Back to Saturday, we also spent some time on the American Smooth dances early on in the morning. Lord Fabulous and Arcee were there watching us, giving comments about the way things looked. One of the things that they said, much to my disbelief, was that our Foxtrot and Tango looked better than anything else. Foxtrot and Tango have always felt weak to me, so the fact that they said those were the best says that at least some of the practice time being put in on those routines is paying off. It was also early in the morning and I know at least I was not fully awake yet, so if the two of us dancing together can do that well in the early hours of the day, who knows how much ComeOutAndPlay3better it would have looked if I was more with it. The early hour might have been what made the Viennese Waltz feel sluggish though, since that is not really the kind of dance to run through when you are not prepared. I’m guessing that, had we gone through the Quickstep routine up to tempo, it too would have felt sluggish. Luckily there was no one else on the floor at the time we did the Viennese Waltz – I’d be afraid to try that again in a heat with other dancers. For the actual competition day, I’m either going to have to get up really insanely and do enough physical activity to get all my body parts on board with what my brain tells them to do, or I’m going to have to rely on some caffeine to do the job.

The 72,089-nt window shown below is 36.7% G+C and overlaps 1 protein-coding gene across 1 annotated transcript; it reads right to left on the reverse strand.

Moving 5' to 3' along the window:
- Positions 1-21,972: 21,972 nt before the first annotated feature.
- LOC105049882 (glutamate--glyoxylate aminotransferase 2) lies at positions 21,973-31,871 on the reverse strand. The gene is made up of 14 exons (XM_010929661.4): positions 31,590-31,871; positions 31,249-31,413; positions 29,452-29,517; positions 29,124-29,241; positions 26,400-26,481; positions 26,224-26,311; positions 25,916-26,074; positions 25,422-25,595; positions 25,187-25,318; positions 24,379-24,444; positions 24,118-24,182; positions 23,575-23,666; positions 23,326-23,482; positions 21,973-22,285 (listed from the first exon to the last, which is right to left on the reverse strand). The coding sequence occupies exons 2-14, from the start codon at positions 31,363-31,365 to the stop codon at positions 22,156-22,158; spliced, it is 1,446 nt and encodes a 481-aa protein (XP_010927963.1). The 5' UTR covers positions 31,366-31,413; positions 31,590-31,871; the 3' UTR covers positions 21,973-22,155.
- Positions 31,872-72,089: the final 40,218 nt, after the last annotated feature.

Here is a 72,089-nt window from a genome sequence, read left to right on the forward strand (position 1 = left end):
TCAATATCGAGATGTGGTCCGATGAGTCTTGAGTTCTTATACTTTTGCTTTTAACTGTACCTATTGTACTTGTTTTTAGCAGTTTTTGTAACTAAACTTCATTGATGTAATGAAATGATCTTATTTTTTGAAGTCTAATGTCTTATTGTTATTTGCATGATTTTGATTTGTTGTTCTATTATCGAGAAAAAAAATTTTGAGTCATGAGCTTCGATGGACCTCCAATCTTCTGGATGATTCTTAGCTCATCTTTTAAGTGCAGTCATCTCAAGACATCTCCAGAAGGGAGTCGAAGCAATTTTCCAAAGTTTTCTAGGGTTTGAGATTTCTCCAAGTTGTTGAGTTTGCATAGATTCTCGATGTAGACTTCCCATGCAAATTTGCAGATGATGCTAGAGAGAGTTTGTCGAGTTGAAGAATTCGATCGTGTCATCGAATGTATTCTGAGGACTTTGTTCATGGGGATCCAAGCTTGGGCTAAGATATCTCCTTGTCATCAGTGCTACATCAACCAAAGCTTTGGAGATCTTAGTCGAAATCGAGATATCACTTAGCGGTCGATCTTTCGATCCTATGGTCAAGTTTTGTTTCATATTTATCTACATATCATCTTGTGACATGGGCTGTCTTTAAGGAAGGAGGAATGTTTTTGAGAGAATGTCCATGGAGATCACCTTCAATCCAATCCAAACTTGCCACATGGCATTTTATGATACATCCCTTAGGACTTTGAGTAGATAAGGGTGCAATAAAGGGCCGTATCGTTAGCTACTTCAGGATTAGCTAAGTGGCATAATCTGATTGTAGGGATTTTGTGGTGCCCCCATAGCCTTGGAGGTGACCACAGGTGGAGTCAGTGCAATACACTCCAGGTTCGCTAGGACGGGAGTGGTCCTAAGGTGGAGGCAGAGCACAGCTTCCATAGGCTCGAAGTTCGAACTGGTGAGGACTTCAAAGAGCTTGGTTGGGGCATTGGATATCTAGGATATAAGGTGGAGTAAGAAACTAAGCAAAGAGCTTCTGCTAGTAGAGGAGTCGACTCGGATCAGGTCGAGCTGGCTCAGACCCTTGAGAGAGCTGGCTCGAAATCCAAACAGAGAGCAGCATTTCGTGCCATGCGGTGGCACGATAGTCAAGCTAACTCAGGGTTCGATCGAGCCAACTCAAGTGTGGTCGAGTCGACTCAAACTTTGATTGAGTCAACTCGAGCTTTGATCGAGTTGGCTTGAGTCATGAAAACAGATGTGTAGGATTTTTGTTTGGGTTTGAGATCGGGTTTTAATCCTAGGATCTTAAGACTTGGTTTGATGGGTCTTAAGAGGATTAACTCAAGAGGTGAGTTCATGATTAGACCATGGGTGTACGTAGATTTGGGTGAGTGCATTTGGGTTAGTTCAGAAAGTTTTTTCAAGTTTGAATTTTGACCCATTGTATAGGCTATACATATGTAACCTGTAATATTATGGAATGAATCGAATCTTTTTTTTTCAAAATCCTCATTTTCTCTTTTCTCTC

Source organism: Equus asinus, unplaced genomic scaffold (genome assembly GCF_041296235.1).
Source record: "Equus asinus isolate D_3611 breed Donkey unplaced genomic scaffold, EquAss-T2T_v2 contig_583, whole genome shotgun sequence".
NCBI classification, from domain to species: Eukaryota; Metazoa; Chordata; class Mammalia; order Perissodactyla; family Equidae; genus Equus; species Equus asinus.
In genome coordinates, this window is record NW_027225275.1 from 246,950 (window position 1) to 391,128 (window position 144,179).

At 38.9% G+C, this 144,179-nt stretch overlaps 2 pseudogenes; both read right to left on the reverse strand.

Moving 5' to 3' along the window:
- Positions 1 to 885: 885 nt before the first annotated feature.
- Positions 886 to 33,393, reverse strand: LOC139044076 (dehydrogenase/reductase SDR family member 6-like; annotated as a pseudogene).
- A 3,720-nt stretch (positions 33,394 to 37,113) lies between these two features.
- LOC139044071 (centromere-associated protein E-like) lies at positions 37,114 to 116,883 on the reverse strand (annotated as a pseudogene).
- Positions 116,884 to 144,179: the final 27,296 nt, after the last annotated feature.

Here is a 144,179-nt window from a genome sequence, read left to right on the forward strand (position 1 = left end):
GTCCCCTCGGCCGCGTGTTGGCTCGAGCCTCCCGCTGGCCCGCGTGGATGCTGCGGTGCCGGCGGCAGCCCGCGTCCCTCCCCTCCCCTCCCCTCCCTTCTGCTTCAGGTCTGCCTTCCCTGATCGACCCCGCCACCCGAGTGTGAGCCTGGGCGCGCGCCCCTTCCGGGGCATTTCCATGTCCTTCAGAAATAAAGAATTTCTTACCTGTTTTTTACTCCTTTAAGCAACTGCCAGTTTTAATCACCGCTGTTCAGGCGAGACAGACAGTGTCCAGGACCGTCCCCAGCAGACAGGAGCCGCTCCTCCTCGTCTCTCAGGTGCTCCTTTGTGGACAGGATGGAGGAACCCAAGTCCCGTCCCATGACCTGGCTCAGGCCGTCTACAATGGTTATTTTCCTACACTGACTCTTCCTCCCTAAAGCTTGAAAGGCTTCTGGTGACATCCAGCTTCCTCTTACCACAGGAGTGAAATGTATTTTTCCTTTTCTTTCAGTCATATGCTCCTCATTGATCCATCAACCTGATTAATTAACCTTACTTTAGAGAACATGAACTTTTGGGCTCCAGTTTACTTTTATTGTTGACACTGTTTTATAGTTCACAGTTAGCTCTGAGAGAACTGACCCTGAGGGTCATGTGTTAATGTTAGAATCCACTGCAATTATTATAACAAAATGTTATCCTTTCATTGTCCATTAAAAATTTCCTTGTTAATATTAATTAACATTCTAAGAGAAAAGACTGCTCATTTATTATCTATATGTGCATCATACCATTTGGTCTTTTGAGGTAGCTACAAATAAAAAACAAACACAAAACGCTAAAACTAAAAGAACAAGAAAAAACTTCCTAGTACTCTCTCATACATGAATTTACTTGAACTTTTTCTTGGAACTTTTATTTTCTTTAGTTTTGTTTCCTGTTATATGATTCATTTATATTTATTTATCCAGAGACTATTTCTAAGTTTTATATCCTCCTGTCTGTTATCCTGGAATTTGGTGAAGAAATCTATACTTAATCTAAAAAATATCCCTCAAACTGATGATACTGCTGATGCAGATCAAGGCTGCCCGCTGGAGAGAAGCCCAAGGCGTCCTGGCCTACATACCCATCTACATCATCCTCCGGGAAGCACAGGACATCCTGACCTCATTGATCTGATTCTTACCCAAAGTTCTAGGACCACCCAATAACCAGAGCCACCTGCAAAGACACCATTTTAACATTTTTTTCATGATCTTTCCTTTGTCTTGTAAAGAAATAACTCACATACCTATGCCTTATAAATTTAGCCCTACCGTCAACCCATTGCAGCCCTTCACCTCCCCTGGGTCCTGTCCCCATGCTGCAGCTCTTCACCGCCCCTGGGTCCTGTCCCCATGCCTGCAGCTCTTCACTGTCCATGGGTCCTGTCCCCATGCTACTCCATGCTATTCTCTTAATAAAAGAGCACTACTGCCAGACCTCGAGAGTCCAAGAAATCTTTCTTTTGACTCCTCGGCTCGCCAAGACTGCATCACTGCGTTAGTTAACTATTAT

As I mentioned last week, Sparkledancer has recently been having a lot of shoe-related problems. The pair she had been using for a long time finally fell apart, and shortly thereafter her backup pair (which she used as practice shoes) also broke. The big problem she tells me that she has with finding replacement shoes is that she can’t find anywhere to try some on before buying them. Because she wears a non-standard size shoe, no one carries them in stock, so she has to place an order and wait for them to arrive before she can try them on. As you can imagine, this makes getting shoes a very slow process that is prone to mishaps. Apparently, she has spoken with many shoe distributors and a few shoe manufacturers to get recommendations about what kind of shoe would work best for her size feet. The first pair she purchased when this ordeal started was a custom order from a manufacturer out west that took three months to show up. Once they arrived, she found that they fit her foot pretty well, except the front straps were too far forward. Every time she flexes her toes, they almost pop out of the shoe. On top of that, the heel seems too far forward, so the balance is weird. Since she had been waiting so long for the custom order to show up, she had ordered a second pair in the same size that some other place online said they had in stock and could ship out right away. Those actually arrived about the same time as the first pair did, so I’ve seen her using both during our practice times together. The second pair has much better balance, but from what she tells me the front part of the shoe has too many thin straps that are too tight, so if she wears the shoes for long periods of time the straps cut into her feet. I’ve seen the bloody after effects of our practice time when she changes back into normal shoes, and it’s not a pretty sight. There have been a few nights recently when we were practicing together, and we just danced around the studio floor in socks to give her feet a break and let the cuts heal (I wore socks too so there wouldn’t be a crazy height difference, plus it sounded like fun).